Category Archives: Poetry

The Geebung Polo Club

My copy of the collected verses of A.B. “Banjo” Paterson has money as a bookmark. It’s an Australian $10 note, and the reason it makes the perfect bookmark for this collection is that it bears the image of Banjo Paterson, with a sketch in the background of the ride from “The Man from Snow River.” The fact that Paterson is on the money might suggest to non-Aussies the cultural significance of this poet.

While a lot of his poems are gloriously evocative, Paterson also occasionally revealed in his work a classic element of Australian humor: hyperbole. When things are rough, you exaggerate. In fact, Australian humor is kind of a blend of the wild exaggeration one finds in classic tall tales of the American west and the very dry wit of the British–but all modified and a bit twisted by the wonderful peculiarities of Australia itself.

One example of this hyperbolic humor is the following Paterson poem, published in the late 1800s. Interesting to note that it ends with ghosts being heard–since that’s how the even more famous Paterson poem, “Waltzing Matilda,” also ends.

The Geebung Polo Club
by A.B. “Banjo” Paterson
It was somewhere up the country in a land of rock and scrub,
That they formed an institution called the Geebung Polo Club.
They were long and wiry natives of the rugged mountainside,
And the horse was never saddled that the Geebungs couldn’t ride;
But their style of playing polo was irregular and rash -
They had mighty little science, but a mighty lot of dash:
And they played on mountain ponies that were muscular and strong,
Though their coats were quite unpolished, and their manes and tails were long.
And they used to train those ponies wheeling cattle in the scrub:
They were demons, were the members of the Geebung Polo Club.

It was somewhere down the country, in a city’s smoke and steam,
That a polo club existed, called the Cuff and Collar Team.
As a social institution ’twas a marvellous success,
For the members were distinguished by exclusiveness and dress.
They had natty little ponies that were nice, and smooth, and sleek,
For their cultivated owners only rode ‘em once a week.
So they started up the country in pursuit of sport and fame,
For they meant to show the Geebungs how they ought to play the game;
And they took their valets with them – just to give their boots a rub
Ere they started operations on the Geebung Polo Club.

Now my readers can imagine how the contest ebbed and flowed,
When the Geebung boys got going it was time to clear the road;
And the game was so terrific that ere half the time was gone
A spectator’s leg was broken – just from merely looking on.
For they waddied one another till the plain was strewn with dead,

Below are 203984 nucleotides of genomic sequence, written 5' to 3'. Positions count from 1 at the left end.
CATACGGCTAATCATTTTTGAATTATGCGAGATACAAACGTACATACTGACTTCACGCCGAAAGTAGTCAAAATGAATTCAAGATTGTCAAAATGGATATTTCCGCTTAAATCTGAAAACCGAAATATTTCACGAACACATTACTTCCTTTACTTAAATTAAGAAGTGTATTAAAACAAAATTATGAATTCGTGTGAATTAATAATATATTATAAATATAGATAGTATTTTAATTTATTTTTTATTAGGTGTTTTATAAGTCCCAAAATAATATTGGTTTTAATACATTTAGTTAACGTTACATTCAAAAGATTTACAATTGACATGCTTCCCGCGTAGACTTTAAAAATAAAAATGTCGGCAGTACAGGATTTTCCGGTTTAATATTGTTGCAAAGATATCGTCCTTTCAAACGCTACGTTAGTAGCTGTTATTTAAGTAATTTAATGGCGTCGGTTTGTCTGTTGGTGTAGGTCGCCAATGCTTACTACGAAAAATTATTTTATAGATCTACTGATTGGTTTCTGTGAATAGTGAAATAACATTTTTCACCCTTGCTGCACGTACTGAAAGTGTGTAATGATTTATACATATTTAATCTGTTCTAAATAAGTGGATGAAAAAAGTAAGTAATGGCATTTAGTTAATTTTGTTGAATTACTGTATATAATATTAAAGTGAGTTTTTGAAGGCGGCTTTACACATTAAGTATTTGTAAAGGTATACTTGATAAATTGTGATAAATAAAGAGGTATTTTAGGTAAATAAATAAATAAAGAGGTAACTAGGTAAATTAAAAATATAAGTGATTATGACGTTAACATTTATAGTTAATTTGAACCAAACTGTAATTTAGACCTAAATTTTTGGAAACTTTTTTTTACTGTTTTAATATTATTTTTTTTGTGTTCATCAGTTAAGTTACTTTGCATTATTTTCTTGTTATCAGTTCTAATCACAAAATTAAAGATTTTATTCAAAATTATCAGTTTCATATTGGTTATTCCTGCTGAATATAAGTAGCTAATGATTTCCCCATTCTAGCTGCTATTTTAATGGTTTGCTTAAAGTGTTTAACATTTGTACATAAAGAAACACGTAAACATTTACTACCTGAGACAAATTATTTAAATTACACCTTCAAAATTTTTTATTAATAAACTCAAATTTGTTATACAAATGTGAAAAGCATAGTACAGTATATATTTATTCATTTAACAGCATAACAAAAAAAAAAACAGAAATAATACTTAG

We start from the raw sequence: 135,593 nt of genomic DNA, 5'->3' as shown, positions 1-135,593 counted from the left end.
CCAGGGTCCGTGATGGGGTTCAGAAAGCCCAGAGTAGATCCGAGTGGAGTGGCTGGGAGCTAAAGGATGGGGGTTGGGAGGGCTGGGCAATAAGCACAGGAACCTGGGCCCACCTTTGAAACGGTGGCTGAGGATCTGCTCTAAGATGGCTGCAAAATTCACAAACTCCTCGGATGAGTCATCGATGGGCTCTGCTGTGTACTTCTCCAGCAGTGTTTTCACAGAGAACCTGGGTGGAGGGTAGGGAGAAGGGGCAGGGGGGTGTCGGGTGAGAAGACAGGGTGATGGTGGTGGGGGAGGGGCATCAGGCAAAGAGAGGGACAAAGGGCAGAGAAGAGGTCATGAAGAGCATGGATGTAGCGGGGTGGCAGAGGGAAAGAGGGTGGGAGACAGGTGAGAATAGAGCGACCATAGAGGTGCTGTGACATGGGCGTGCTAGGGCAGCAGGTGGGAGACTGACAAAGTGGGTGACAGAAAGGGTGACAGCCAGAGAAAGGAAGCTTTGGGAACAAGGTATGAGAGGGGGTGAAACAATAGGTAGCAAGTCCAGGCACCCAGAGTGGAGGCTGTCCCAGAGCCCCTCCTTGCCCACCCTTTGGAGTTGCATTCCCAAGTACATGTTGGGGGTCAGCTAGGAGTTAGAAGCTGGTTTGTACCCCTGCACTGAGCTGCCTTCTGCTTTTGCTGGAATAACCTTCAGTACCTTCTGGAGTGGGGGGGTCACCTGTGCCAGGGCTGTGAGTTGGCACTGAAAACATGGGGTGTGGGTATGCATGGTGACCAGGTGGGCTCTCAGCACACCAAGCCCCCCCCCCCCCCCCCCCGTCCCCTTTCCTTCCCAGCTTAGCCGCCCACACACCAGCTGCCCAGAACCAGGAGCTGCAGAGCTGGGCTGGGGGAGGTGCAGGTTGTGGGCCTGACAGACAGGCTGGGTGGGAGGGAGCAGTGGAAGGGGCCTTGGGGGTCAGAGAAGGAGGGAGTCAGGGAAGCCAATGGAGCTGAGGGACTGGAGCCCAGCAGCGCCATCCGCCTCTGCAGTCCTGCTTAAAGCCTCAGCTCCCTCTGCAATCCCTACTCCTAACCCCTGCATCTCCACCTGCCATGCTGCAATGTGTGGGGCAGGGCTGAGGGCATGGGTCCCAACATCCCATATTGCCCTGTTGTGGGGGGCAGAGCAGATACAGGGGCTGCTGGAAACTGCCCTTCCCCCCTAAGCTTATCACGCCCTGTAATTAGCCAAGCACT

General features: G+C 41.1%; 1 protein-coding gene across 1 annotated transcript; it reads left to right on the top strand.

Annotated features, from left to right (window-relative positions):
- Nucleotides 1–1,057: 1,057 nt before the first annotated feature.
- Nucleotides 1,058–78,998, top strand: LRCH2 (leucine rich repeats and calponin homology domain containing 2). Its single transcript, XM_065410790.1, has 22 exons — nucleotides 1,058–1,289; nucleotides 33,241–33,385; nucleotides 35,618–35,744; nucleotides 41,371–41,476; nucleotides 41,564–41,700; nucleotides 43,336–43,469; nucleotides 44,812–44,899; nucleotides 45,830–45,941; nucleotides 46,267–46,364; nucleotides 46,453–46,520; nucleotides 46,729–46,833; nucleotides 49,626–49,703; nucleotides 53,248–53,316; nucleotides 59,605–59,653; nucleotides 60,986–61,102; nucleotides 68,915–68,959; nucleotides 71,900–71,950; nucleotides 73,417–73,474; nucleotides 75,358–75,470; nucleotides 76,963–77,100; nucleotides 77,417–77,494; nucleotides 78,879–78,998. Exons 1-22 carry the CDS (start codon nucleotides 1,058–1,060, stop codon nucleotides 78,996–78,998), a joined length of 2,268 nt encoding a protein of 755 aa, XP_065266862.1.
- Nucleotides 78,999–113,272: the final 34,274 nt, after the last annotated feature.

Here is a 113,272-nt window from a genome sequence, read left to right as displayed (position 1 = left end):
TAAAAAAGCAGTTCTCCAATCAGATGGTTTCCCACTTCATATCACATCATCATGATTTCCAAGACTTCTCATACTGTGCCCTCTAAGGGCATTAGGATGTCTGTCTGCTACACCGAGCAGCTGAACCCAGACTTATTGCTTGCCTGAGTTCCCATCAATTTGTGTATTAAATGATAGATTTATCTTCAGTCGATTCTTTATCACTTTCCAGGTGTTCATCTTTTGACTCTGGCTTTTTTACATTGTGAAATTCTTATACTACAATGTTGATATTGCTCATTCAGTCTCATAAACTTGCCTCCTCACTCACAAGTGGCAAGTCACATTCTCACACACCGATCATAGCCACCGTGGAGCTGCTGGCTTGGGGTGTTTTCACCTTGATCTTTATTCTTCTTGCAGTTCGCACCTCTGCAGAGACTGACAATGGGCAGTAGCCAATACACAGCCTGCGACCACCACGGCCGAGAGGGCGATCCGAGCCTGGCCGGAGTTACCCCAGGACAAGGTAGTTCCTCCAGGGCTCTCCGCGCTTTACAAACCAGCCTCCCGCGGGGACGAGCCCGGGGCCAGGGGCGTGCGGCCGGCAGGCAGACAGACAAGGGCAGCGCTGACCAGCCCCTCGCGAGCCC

While the score was kept so even that they neither got ahead.
And the Cuff and Collar captain, when he tumbled off to die,
Was the last surviving player – so the game was called a tie.

Then the captain of the Geebungs raised him slowly from the ground,
Though his wounds were mostly mortal, yet he fiercely gazed around;
There was no one to oppose him – all the rest were in a trance,
So he scrambled on his pony for his last expiring chance,
For he meant to make an effort to get victory to his side;
So he struck at goal – and missed it – then he tumbled off and died.

By the old Campaspe River, where the breezes shake the grass,
There’s a row of little gravestones that the stockmen never pass,
For they bear a crude inscription saying, “Stranger, drop a tear,
For the Cuff and Collar players and the Geebung boys lie here.”
And on misty moonlit evenings, while the dingoes howl around,
You can see their shadows flitting down that phantom polo ground;
You can hear the loud collisions as the flying players meet,
And the rattle of the mallets, and the rush of ponies’ feet,
Till the terrified spectator rides like blazes to the pub -
He’s been haunted by the spectres of the Geebung Polo Club.

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In Defence of the Bush

I’ve mentioned both Banjo Paterson and Henry Lawson, and shared some of their poetry. The two poets were friends and both contributed to the Sydney Bulletin. However, they took different stances on the outback–at least partly in fun, to stir up discussion on the topic. Lawson traveled in some of the same areas Paterson did, but wrote rather scathingly about it, in contrast to Paterson’s generally adoring outlook. Paterson penned the following to let Lawson know that he disagreed. In response to this “argument” between Paterson and Lawson, other poets of the day jumped into the versified “discussion.”

As a note to those who aren’t acquainted with some items of British or Australian slang: lemon-squash would be lemonade, a selector would be roughly the equivalent of a homesteader, and “push” was slang for “gang,” the Sydney Push being a notorious gang of the time. And for Americans, “defence” is the British spelling of “defense.”

In Defence of the Bush
by A.B. “Banjo” Paterson

So you’re back from up the country, Mister Lawson, where you went,
And you’re cursing all the business in a bitter discontent;
Well, we grieve to disappoint you, and it makes us sad to hear
That it wasn’t cool and shady — and there wasn’t whips of beer,
And the looney bullock snorted when you first came into view —
Well, you know it’s not so often that he sees a swell like you;
And the roads were hot and dusty, and the plains were burnt and brown,